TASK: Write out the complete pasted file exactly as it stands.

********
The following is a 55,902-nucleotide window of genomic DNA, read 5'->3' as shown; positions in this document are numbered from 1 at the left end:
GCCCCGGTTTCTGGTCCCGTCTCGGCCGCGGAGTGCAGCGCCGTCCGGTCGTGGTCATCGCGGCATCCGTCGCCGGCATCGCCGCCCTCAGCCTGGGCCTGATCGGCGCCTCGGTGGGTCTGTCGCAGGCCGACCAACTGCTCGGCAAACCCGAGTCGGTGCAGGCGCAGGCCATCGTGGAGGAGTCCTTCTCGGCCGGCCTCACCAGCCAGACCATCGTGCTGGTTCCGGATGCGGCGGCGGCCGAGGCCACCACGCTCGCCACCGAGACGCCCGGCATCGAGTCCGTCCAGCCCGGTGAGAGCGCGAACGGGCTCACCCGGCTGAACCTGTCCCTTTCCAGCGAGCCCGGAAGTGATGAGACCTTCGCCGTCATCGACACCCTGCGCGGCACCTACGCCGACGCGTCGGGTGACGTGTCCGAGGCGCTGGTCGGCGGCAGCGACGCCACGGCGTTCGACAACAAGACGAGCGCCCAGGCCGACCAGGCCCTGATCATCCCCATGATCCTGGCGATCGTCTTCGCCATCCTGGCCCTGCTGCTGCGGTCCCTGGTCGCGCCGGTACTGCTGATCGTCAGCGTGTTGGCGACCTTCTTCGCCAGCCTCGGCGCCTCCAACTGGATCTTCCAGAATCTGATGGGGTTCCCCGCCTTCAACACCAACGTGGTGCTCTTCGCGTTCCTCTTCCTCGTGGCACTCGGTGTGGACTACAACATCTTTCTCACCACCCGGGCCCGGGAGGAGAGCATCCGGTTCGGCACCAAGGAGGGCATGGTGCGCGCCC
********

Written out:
The following is a 55,902-nucleotide window of genomic DNA, read 5'->3' as shown; positions in this document are numbered from 1 at the left end:
GCCCCGGTTTCTGGTCCCGTCTCGGCCGCGGAGTGCAGCGCCGTCCGGTCGTGGTCATCGCGGCATCCGTCGCCGGCATCGCCGCCCTCAGCCTGGGCCTGATCGGCGCCTCGGTGGGTCTGTCGCAGGCCGACCAACTGCTCGGCAAACCCGAGTCGGTGCAGGCGCAGGCCATCGTGGAGGAGTCCTTCTCGGCCGGCCTCACCAGCCAGACCATCGTGCTGGTTCCGGATGCGGCGGCGGCCGAGGCCACCACGCTCGCCACCGAGACGCCCGGCATCGAGTCCGTCCAGCCCGGTGAGAGCGCGAACGGGCTCACCCGGCTGAACCTGTCCCTTTCCAGCGAGCCCGGAAGTGATGAGACCTTCGCCGTCATCGACACCCTGCGCGGCACCTACGCCGACGCGTCGGGTGACGTGTCCGAGGCGCTGGTCGGCGGCAGCGACGCCACGGCGTTCGACAACAAGACGAGCGCCCAGGCCGACCAGGCCCTGATCATCCCCATGATCCTGGCGATCGTCTTCGCCATCCTGGCCCTGCTGCTGCGGTCCCTGGTCGCGCCGGTACTGCTGATCGTCAGCGTGTTGGCGACCTTCTTCGCCAGCCTCGGCGCCTCCAACTGGATCTTCCAGAATCTGATGGGGTTCCCCGCCTTCAACACCAACGTGGTGCTCTTCGCGTTCCTCTTCCTCGTGGCACTCGGTGTGGACTACAACATCTTTCTCACCACCCGGGCCCGGGAGGAGAGCATCCGGTTCGGCACCAAGGAGGGCATGGTGCGCGCCC